‘Did you make a wish?’
‘Well? Did you?’
‘What’s the point? They never come true, anyway.’
‘Sure, they do. Mine always do.’
His mask somehow made the lie easier. The girl had already lost so much; he couldn’t let her lose hope too. He took out another match, their second last, and relit the candle.
‘Try again. This time, close your eyes.’
She eyed the fickle flame before finally closing them.
‘Imagine the looks on the faces of the people around you when your wish comes true. Can you see them?’
She nodded.
‘You’re sure?’
‘Good. Now, blow.’
She blew the candle out. Its smoke rose to join the ruinous vapour pooled in the sky above them. A hot wind blew from the west, a continual memory of that direction’s sins.
‘Ready to find the others?’
The girl opened her eyes and nodded, and he turned to pack the lunchbox into his knapsack. He glimpsed the girl smell her wrist again, and this time, her cracked lips curled into the briefest of smiles before disappearing behind her mask again. He was thankful she couldn’t see the glistening of his eyes behind his goggles. Without the girl’s hope, he was lost.

© Matthew S. Wilson, December 2020

This piece was written for December’s Furious Fiction writing challenge, ran by the Australian Writers Centre. where entrants were given 55 hours to write a 500-word story, meeting the following criteria: each story had to include a GIFT of some kind;
the first sentence had to contain only THREE words; The following words had to be used: PALM, MATCH, ROSE.

Peer Pressure Test

Kieran strode toward us and placed the enormous plate in the centre of the judge’s table, his proud smile showing off a row of perfect white teeth.

‘Wow – look at this dish,’ exclaimed Geoff, the show’s longest-serving judge, and unofficial host. ‘Now, this is what cooking is all about.’ He’d said this phrase at least once a show last season, consequently making it the title of his last cookbook.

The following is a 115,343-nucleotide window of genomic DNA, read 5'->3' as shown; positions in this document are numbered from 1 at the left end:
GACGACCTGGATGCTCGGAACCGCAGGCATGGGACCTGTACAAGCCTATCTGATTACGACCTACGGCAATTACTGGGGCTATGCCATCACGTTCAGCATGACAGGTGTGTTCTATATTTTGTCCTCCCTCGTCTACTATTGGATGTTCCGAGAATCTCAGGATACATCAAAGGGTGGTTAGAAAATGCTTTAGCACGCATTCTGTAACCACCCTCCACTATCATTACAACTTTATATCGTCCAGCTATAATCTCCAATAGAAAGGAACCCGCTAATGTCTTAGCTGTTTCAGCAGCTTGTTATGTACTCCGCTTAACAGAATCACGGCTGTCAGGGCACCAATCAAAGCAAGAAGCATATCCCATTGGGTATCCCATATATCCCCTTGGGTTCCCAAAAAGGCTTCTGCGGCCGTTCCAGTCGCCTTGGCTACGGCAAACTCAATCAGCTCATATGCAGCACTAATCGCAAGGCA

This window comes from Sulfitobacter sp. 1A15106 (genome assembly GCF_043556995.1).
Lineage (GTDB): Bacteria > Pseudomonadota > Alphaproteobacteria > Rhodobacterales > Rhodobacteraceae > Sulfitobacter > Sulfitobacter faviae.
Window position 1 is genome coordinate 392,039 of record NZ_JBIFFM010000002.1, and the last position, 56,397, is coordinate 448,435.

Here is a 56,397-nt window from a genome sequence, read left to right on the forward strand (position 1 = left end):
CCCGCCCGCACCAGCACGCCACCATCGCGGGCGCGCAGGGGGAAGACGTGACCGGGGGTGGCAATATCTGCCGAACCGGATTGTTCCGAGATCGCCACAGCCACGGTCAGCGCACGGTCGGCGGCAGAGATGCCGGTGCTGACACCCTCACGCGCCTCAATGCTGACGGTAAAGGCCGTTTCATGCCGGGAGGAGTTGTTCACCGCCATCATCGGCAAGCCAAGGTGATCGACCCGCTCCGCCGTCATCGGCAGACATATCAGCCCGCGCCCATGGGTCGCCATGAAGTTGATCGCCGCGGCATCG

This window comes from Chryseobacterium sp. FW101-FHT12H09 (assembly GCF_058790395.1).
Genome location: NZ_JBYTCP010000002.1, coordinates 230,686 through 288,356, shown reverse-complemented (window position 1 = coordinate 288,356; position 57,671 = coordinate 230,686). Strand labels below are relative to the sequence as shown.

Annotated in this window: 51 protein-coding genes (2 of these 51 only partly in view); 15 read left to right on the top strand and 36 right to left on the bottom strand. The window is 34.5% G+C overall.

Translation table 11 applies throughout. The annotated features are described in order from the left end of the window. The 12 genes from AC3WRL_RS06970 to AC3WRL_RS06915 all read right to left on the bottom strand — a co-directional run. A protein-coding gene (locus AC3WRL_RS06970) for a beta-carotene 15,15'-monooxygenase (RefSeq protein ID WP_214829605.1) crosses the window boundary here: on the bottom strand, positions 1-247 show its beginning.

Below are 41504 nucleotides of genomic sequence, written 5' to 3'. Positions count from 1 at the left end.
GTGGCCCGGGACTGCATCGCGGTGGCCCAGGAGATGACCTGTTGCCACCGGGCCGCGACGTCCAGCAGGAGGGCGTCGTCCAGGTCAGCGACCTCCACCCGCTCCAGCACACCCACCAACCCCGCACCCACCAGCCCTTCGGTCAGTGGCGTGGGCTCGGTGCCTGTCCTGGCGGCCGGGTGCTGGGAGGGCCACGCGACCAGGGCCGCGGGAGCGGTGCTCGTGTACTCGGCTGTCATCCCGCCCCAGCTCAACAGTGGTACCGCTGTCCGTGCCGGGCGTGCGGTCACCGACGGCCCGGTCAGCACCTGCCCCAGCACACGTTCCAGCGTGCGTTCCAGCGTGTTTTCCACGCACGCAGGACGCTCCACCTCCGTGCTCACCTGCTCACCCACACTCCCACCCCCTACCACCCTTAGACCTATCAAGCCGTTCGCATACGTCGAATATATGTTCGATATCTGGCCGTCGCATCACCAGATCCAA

Magnifique, it looks so sexy’ exclaimed Jean-Pierre, who never missed an opportunity to remind the audience he was French, or overtly sexualise the food to appeal to his largely female fanbase.

Everyone awaited my praise, but I couldn’t stop staring at the plate: Kieran had served us a ham and cheese sandwich. Sure, he’d removed the crusts from the bread, served it with a few twisted sprigs of rosemary and scattered some exotic micro-flowers over it, but at its core, it was still just a sandwich. Even the herbed butter, which he’d carefully served in a quenelle next to it, looked kind of lumpy.

‘You’ve certainly cooked us something to eat,’ I said cautiously, remembering my agent had specifically warned me against being the bitchy new judge who thought she was above adjudicating a reality TV cooking show. ‘So, tell us what inspired you today?’

‘Well, it was probably my nonna,’ said Kieran, his brown eyes shimmering with tears. ‘And even though she’s gone now, she still speaks to me when I’m cooking.’

As the other contestants in the background wiped tears from their eyes, I imagined the producers adding in the heartfelt piano music later, oblivious to the fact the other contestants were merely upset someone else had beaten them to playing the “dead grandmother card”.

‘Oh I’m so sorry, when did she pass?’ I asked gently.

‘Oh, no – she’s not dead,’ clarified Kieran, ‘she’s back in Cairns now, and just always calls me whenever I’m cooking.’

Nonna was alive – cue the uplifting piano music.

‘Well, let’s see how it tastes,’ I smiled, quite certain it would taste exactly like a ham and cheese sandwich.

Geoff did the honours, cutting the sandwich into three, the camera zooming in to capture our pensive faces as we ate.

‘Well?’ asked Geoff, wiping his mouth with a napkin.

Ooh, la, la,’ said Jean-Pierre. ‘I feel dizzy, the way good sex can make me feel, it’s dripping with flavour.’

‘I tasted it, and immediately thought – Bazingo – that’s tasty stuff,’ agreed Geoff,  thereby announcing the title of his next cookbook.

Everyone turned to me, the bright red light of the camera second only to the dazzling brightness of Kieran’s perfect teeth.

‘When I first saw it, I was a tiny bit concerned it was just a sandwich,’ I started, causing everyone to frown; my last 20 years as a food critique flashed before my eyes. ‘But Geoff and JP are right – this is a modern take on a classic, and I absolutely loved it. Bazingo!’

© Matthew S. Wilson, August 2020

This piece was written for August’s Furious Fiction writing challenge, ran by the Australian Writers Centre, where entrants were given 55 hours to write a 500-word story, meeting the following criteria: The story had to be a comedy, and had to contain a sandwich.